Amplified: [It is] the hard-working farmer [who labors to produce] who must be the first partaker of the fruits. (Amplified Bible - Lockman)
KJV: The husbandman that laboureth must be first partaker of the fruits.
NJB: and again, it is the farmer who works hard that has the first claim on any crop that is harvested
NET: The farmer who works hard ought to have the first share of the crops.
NLT: Hardworking farmers are the first to enjoy the fruit of their labor. (NLT - Tyndale House)
Phillips: Only the man who works on the land has the right to the first share of its produce. (Phillips: Touchstone)
Wuest: It is a necessity in the nature of the case that the tiller of the soil who labors with wearisome effort be the first to be partaking of the fruits.
Young's Literal: the labouring husbandman it behoveth first of the fruits to partake;
THE HARDWORKING FARMER: ton kopionta (PAPMSA) georgon (3SPAI):
- Is 28:24, 25;28:26, Mt 9:37, 38; 20:1; 21:33, 34, 35, 36, 37, 38, 39, 40, 41; Lk 10:2; Jn 4:35;36,37, 38 1Co 3:6, 7, 9; 9:7, 8, 9, 10, 11
- 2 Timothy Resources - Multiple Sermons and Commentaries
- 2 Timothy Resources - Multiple Sermons and Commentaries
- 2 Timothy 2:3-7 Embracing Hardship for Gospel - Steven Cole
- 2 Timothy 2:3-7: Elements of a Strong Spiritual Life 2 - John MacArthur
HARD WORK NOW
FRUITFUL REAPING LATER!
A Simple Axiom - One of the most important instructions for a fruitful life (now but especially eternity) is to work hard.
the tiller of the soil who labors with wearisome effort (Wuest)
The harvestman who labors in the field (WNT)
John MacArthur outline The Patterns of a Man of God (2Ti 2:1-26)
A. Paul (2Ti 2:1, 2) (Ed: A grace enabled man - cp 1Co 15:10, 2Co 12:9, 10)
B. A Soldier (2Ti 2:3, 4)
C. An Athlete (2Ti 2:5)
D. A Farmer (2Ti 2:6, 7)
E. Jesus (2Ti 2:8-13)
F. A Worker (2Ti 2:14-19)
G. A Vessel (2Ti 2:20-23)
H. A Servant (2Ti 2:24-26)
Ryrie sees 2Timothy 2 as illustrative of various aspects of the believer...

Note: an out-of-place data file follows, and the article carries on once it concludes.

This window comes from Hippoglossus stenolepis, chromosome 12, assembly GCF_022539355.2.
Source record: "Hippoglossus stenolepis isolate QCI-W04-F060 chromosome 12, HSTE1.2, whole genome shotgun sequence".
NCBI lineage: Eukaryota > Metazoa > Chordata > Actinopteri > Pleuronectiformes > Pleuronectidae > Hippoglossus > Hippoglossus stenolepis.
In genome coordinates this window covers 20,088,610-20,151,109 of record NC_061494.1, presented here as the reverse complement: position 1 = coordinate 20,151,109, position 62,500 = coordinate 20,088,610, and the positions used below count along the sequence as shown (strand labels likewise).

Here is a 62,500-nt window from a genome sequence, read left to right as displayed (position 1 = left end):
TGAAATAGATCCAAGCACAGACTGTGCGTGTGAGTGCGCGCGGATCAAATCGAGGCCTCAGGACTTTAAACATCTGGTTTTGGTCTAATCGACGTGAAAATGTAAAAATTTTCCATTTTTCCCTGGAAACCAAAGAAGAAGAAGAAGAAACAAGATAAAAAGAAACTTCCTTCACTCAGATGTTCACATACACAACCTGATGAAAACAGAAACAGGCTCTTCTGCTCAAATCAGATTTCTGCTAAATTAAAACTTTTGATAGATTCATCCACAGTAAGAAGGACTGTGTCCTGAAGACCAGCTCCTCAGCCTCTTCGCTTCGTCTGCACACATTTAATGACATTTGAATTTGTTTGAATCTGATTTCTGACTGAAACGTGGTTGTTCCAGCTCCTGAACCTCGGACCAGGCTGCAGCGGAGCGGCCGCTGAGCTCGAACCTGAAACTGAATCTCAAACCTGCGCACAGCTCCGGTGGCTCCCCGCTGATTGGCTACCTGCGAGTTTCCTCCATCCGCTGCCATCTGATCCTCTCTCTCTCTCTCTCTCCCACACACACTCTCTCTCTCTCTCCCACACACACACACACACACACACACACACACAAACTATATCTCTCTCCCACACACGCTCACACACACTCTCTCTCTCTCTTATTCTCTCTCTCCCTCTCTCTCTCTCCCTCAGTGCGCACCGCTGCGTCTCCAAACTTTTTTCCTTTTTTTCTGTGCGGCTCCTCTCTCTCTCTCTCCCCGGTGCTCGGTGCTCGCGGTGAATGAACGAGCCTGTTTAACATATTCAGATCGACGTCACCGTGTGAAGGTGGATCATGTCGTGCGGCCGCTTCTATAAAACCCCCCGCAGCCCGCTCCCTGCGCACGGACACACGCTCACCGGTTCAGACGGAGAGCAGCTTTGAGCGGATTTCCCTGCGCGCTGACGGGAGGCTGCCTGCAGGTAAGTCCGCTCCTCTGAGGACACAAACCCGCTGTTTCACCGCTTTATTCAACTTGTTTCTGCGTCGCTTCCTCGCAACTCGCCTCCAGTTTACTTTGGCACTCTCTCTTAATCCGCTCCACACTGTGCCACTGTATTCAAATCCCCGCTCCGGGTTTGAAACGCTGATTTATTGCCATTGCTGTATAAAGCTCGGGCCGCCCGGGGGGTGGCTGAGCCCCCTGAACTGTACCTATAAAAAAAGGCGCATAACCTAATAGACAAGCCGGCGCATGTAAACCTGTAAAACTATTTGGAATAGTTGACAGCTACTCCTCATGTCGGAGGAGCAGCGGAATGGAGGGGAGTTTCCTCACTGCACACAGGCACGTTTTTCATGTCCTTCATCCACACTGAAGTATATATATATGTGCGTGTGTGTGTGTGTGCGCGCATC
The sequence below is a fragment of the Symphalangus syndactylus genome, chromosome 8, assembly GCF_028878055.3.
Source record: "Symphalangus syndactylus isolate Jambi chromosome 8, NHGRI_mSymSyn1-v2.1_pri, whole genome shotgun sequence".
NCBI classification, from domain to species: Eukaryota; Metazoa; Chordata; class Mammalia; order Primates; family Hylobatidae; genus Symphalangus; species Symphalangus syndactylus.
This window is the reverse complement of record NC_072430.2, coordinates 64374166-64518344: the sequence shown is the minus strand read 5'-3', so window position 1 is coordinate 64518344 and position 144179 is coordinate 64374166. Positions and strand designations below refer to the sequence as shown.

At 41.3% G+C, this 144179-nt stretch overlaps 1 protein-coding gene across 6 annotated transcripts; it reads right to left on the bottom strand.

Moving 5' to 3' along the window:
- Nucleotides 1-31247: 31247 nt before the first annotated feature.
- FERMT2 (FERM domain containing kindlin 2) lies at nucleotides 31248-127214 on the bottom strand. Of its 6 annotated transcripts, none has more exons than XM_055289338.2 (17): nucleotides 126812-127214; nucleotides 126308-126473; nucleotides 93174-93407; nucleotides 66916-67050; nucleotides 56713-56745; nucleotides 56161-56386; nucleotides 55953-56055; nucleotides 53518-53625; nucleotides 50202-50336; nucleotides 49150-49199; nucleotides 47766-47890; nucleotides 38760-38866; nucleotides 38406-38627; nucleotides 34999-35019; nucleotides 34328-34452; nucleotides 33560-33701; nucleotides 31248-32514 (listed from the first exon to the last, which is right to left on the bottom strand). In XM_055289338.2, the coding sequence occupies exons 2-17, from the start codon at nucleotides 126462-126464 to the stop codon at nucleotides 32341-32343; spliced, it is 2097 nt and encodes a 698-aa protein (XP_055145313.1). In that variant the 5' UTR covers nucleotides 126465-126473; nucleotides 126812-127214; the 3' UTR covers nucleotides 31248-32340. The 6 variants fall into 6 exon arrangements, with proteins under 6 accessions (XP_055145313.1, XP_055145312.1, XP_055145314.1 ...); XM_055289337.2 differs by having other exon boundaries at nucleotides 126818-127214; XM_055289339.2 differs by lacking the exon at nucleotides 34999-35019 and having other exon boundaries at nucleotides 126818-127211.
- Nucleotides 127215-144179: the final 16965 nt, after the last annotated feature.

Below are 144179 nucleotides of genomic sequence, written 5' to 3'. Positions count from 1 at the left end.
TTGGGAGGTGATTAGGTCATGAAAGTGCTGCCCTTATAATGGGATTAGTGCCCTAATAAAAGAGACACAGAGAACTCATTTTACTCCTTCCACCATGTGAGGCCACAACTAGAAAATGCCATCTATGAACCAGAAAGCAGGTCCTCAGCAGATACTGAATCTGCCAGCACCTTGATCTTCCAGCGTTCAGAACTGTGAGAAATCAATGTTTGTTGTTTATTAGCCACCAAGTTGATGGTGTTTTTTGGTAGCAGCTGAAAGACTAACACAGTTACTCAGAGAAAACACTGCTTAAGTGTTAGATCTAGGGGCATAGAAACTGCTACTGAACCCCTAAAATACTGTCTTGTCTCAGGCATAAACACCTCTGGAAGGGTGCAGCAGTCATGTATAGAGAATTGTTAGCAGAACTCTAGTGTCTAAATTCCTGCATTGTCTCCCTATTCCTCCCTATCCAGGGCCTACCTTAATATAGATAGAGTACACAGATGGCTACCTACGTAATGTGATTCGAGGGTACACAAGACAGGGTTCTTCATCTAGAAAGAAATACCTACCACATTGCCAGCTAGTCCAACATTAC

Soldier (2Ti 2:3, 4). He suffers hardship and is totally focused on pleasing his commander.
Athlete (2Ti 2:5). He follows the rules (the Word of God).
Farmer (2Ti 2:6). He receives a reward.
Slave (2Ti 2:24, 25, 26). He patiently seeks to bring remedial correction to wayward people.
All these fall into the category of sanctification.
(From Ryrie's Practical Guide to Communicating Bible Doctrine)
Paul uses multiple pictures (terms of comparison) in this chapter to illustrate various facets of the Christian life and each one is worthy of mediation (cp making it your habit to consider = 2Ti 2:7-note):
- Son/Child (2Ti 2:1-note)
- Teacher (2Ti 2:2-note)
- Soldier (2Ti 2:3,4 - note 2:3; 2:4)
- Athlete (2Ti 2:5 -note)
- Farmer (2Ti 2:6 - note)
- Prisoner (2Ti 2:9 -note, 2Ti 2:10-note)
- Workman (2Ti 2:15 -note)
- Vessel (2Ti 2:21-note)
- Bondservant (2Ti 2:24-note)
The hardworking farmer - This is clearly a metaphor (see discussion of terms of comparison). It behooves the serious student of the Word to query times of comparison with the 5W/H'S. Why is Paul using this word picture? What is he seeking to convey?, etc. Notice that in the next passage Paul commands consideration of these 3 metaphors and promises that if we do seriously ponder them, the Lord (the Holy Spirit) will give us understanding.